Earnings Outliers: The Real Deal on Corporate Profitability

The launch of European Immunization Week, affiliated with Pfizer, in Dublin Photograph by Julien Behal/PA Wire via AP Images

As earnings season gets under way, it’s a good time to remember that revenue and profit are not the same thing. Companies may, unsurprisingly, try to spin earnings releases to highlight only part of their story—the part that makes them look the best.

Even among the largest American companies, there are huge differences in profit margins. Some companies, like Apple, operate in high-margin industries, where they can generate big returns with smaller sales. Others, such as Wal-Mart Stores, can bring in half a trillion dollars of revenue and still barely crack the top 10 in profits.

Below are the S&P 100 companies, plotted by their revenues and net income over the last 12 months:

Companies in the same vertical line have similar revenues—for example, JPMorgan Chase, IBM, Citigroup, and Verizon Communications—but with different net incomes.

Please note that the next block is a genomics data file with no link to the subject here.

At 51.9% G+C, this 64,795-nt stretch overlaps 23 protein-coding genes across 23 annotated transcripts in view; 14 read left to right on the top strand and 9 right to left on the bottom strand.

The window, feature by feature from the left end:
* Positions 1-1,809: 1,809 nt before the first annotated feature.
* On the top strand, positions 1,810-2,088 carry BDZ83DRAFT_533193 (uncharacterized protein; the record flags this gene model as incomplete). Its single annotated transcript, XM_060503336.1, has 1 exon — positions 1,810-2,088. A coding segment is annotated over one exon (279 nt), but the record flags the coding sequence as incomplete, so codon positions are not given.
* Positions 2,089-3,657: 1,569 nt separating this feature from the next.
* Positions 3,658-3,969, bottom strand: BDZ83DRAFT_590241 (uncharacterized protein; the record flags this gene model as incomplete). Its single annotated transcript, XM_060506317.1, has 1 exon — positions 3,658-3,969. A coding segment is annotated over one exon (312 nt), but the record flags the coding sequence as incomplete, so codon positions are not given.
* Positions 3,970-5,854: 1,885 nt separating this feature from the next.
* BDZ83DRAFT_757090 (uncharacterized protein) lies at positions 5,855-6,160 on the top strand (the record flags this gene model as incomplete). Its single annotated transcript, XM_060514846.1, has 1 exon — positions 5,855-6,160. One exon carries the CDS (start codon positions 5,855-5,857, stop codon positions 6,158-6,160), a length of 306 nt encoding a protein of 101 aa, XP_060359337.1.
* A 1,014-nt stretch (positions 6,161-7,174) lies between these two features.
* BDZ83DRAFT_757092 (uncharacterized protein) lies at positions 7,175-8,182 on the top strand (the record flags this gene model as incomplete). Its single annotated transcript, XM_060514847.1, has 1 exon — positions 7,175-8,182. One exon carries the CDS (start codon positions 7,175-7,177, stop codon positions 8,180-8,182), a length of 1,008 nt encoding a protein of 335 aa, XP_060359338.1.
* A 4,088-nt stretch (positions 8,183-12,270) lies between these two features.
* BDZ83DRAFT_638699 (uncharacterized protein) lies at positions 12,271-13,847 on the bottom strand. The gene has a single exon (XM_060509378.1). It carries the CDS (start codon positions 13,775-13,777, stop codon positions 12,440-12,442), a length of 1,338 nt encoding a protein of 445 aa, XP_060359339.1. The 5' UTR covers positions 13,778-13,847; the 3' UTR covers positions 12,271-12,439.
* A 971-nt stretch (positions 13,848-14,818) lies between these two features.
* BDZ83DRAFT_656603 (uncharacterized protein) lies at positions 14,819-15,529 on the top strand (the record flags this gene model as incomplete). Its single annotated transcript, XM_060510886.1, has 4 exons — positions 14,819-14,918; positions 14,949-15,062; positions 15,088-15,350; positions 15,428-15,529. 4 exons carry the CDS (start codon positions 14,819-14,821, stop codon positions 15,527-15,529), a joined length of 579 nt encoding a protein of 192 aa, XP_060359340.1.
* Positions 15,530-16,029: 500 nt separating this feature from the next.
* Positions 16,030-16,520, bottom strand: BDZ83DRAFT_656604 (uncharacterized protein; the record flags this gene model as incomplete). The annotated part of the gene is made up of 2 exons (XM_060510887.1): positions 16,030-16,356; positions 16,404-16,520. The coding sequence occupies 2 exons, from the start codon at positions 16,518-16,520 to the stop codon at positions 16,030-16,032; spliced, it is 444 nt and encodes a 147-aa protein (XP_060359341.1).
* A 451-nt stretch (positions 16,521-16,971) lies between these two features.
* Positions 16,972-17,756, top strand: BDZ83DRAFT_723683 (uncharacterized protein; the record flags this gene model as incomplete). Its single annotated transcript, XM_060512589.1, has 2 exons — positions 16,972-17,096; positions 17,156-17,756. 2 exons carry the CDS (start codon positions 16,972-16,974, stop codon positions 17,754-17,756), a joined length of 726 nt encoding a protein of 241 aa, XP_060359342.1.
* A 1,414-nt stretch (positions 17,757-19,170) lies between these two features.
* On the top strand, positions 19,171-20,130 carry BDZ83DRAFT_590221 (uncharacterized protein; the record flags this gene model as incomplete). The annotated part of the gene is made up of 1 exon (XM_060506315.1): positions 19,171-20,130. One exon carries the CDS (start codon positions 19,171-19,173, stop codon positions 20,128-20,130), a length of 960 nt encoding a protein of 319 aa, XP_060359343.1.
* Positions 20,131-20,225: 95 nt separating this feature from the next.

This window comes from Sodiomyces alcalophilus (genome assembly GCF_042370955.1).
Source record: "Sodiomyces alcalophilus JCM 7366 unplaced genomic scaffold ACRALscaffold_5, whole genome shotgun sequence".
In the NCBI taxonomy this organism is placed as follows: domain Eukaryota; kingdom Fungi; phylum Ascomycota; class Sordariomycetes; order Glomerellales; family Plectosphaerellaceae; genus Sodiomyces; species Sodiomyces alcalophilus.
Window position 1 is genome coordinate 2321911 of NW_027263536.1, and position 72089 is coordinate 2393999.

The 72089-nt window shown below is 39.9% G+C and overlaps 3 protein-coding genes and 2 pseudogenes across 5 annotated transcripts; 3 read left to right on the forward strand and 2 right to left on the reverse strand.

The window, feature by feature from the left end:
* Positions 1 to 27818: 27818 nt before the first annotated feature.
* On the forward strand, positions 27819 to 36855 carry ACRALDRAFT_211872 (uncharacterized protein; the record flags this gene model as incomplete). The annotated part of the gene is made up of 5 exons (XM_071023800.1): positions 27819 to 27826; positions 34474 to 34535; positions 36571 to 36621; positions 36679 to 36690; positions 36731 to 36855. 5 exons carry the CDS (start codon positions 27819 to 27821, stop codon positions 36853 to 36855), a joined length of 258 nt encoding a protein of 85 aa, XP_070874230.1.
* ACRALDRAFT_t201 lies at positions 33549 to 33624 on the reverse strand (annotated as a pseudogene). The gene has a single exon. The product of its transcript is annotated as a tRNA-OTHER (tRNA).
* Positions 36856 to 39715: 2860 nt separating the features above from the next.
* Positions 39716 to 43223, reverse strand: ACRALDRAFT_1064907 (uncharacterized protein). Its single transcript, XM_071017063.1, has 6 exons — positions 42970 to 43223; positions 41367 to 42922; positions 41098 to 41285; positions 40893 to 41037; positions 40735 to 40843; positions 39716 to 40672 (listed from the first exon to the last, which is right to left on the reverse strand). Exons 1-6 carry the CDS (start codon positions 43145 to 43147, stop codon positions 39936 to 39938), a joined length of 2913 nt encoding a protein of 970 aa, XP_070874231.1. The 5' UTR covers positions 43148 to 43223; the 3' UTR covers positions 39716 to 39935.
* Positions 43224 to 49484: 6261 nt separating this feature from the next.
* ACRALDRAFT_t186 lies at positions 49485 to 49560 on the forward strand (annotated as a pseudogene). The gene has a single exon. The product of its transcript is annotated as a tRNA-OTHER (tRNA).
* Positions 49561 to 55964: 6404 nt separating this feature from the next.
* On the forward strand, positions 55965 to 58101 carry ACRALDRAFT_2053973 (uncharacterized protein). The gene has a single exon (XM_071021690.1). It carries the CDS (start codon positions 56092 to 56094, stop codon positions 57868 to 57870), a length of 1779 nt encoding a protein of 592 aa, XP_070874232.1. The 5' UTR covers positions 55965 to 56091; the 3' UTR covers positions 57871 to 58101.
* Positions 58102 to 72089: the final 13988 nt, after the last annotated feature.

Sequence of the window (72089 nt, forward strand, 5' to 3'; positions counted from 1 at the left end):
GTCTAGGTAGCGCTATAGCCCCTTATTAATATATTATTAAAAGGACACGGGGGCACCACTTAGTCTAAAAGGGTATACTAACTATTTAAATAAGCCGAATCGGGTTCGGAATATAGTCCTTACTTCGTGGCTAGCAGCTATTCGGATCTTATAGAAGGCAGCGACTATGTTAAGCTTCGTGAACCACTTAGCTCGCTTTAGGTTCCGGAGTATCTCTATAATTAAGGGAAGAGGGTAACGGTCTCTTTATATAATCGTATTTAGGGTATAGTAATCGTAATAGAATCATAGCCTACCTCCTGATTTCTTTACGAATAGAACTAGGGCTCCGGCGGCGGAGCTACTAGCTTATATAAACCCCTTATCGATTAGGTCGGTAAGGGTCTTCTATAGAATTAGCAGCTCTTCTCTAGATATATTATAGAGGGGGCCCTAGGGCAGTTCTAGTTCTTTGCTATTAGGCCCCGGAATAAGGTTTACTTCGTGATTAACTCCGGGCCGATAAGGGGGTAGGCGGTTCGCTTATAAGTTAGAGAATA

Companies in the same horizontal line have similar net incomes—such as IBM, General Electric, Berkshire Hathaway, and Wal-Mart—but notice how their revenues are wildly different.

The diagonal line represents an average trend line—about 8 percent net income margins. Companies above the line beat that average, while companies below the line fall short. Notice the names below the line tend to be in older, more mature, lower-margin industries (retail and autos to name two).

Interesting points pop out all over the chart:

• Apple makes slightly more profit than ExxonMobil but does it much more efficiently—with half of Exxon’s revenue.
• Exxon’s margins are barely above the average of these companies.
• Berkshire has Apple’s revenue but Wal-Mart’s net income.
• Pfizer has an amazingly profitable business, with very high profits on relatively low sales.

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